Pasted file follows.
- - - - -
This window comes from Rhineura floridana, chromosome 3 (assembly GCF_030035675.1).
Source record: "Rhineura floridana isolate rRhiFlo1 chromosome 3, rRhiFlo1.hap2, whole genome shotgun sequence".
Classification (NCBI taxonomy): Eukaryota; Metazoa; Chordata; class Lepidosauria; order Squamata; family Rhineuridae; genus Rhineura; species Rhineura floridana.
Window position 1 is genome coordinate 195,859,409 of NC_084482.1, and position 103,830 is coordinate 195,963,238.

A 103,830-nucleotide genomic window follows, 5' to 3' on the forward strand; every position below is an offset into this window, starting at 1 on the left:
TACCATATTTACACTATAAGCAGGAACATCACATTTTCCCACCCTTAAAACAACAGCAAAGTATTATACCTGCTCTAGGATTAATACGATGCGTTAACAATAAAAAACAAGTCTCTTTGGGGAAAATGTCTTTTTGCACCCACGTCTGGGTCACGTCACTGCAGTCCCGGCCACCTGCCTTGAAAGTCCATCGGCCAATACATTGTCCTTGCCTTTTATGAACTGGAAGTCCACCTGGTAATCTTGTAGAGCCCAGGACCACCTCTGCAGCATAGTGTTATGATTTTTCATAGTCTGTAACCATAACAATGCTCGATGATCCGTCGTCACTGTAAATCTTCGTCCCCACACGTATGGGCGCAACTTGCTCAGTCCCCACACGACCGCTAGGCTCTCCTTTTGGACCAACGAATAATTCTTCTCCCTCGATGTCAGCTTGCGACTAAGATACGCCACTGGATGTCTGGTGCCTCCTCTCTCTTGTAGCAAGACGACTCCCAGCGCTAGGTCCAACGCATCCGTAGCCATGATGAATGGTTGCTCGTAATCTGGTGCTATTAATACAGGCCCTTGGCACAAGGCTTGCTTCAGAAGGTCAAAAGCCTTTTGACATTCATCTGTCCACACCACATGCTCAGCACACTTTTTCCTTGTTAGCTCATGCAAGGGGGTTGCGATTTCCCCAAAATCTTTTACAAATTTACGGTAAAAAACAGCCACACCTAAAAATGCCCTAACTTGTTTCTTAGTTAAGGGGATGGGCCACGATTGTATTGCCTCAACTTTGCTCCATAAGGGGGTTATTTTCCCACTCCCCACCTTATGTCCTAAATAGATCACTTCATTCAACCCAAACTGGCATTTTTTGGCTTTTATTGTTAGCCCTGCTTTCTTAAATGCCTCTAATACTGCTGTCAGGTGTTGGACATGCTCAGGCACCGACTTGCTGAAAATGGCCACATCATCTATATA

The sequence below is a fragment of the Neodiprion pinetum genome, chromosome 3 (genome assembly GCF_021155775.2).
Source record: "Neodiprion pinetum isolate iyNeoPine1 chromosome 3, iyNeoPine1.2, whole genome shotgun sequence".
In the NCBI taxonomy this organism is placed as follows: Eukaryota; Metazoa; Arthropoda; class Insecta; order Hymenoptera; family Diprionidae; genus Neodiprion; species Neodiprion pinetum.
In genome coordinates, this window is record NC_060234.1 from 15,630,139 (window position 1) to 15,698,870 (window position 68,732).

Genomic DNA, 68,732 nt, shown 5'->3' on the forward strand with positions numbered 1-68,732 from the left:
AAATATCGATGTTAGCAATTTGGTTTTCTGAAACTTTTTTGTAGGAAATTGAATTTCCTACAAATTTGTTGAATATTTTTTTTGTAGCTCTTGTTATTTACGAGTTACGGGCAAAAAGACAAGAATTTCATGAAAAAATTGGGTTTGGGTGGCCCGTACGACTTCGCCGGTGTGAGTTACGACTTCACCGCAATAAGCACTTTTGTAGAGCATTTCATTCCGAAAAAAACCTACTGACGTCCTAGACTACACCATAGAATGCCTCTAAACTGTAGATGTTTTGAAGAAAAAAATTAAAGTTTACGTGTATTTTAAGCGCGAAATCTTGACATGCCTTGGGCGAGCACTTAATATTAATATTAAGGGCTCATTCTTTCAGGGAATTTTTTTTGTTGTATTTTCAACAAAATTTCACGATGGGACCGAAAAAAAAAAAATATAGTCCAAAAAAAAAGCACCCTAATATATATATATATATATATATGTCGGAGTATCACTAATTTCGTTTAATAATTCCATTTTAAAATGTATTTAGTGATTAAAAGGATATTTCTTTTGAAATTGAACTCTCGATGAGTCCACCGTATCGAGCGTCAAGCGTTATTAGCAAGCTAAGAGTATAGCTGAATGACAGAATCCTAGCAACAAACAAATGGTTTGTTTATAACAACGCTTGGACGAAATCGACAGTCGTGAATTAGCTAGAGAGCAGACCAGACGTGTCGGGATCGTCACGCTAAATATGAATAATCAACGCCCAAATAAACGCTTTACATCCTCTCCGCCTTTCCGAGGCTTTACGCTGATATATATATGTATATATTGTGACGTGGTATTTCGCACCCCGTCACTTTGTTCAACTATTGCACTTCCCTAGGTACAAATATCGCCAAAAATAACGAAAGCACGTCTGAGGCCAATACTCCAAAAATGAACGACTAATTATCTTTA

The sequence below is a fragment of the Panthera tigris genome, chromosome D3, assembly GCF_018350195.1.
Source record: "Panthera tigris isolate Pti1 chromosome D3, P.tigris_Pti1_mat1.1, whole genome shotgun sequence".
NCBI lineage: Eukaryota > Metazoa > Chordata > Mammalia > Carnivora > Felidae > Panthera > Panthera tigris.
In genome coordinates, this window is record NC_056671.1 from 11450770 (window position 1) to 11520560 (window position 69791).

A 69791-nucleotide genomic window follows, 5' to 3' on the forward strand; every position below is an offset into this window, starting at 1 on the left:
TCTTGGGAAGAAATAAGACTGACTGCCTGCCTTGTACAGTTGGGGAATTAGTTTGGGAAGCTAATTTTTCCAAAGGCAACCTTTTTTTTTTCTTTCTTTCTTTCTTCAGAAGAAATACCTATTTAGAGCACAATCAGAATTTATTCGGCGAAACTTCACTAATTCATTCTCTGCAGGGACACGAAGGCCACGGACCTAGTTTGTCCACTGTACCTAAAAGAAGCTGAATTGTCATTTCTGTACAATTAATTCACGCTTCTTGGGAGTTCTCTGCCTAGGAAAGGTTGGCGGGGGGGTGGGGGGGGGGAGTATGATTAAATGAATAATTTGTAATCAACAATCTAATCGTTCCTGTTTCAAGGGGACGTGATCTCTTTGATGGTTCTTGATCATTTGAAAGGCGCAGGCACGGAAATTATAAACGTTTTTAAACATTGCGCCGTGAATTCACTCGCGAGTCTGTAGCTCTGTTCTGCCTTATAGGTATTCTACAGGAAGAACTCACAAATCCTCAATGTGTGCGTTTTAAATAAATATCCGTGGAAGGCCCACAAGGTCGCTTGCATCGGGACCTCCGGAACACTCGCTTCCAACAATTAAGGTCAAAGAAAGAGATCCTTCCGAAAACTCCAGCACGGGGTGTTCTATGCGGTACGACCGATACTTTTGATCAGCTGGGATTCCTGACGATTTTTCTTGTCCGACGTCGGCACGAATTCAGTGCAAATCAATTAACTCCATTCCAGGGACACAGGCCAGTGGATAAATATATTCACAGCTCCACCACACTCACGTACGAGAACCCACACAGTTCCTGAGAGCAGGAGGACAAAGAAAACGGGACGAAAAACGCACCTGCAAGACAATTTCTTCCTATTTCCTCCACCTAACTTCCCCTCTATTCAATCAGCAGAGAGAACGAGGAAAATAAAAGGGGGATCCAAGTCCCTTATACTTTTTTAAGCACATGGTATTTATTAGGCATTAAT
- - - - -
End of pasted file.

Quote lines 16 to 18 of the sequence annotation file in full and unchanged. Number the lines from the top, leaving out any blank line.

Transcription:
In genome coordinates, this window is record NC_056671.1 from 11450770 (window position 1) to 11520560 (window position 69791).

A 69791-nucleotide genomic window follows, 5' to 3' on the forward strand; every position below is an offset into this window, starting at 1 on the left:
TCTTGGGAAGAAATAAGACTGACTGCCTGCCTTGTACAGTTGGGGAATTAGTTTGGGAAGCTAATTTTTCCAAAGGCAACCTTTTTTTTTTCTTTCTTTCTTTCTTCAGAAGAAATACCTATTTAGAGCACAATCAGAATTTATTCGGCGAAACTTCACTAATTCATTCTCTGCAGGGACACGAAGGCCACGGACCTAGTTTGTCCACTGTACCTAAAAGAAGCTGAATTGTCATTTCTGTACAATTAATTCACGCTTCTTGGGAGTTCTCTGCCTAGGAAAGGTTGGCGGGGGGGTGGGGGGGGGGAGTATGATTAAATGAATAATTTGTAATCAACAATCTAATCGTTCCTGTTTCAAGGGGACGTGATCTCTTTGATGGTTCTTGATCATTTGAAAGGCGCAGGCACGGAAATTATAAACGTTTTTAAACATTGCGCCGTGAATTCACTCGCGAGTCTGTAGCTCTGTTCTGCCTTATAGGTATTCTACAGGAAGAACTCACAAATCCTCAATGTGTGCGTTTTAAATAAATATCCGTGGAAGGCCCACAAGGTCGCTTGCATCGGGACCTCCGGAACACTCGCTTCCAACAATTAAGGTCAAAGAAAGAGATCCTTCCGAAAACTCCAGCACGGGGTGTTCTATGCGGTACGACCGATACTTTTGATCAGCTGGGATTCCTGACGATTTTTCTTGTCCGACGTCGGCACGAATTCAGTGCAAATCAATTAACTCCATTCCAGGGACACAGGCCAGTGGATAAATATATTCACAGCTCCACCACACTCACGTACGAGAACCCACACAGTTCCTGAGAGCAGGAGGACAAAGAAAACGGGACGAAAAACGCACCTGCAAGACAATTTCTTCCTATTTCCTCCACCTAACTTCCCCTCTATTCAATCAGCAGAGAGAACGAGGAAAATAAAAGGGGGATCCAAGTCCCTTATACTTTTTTAAGCACATGGTATTTATTAGGCATTAAT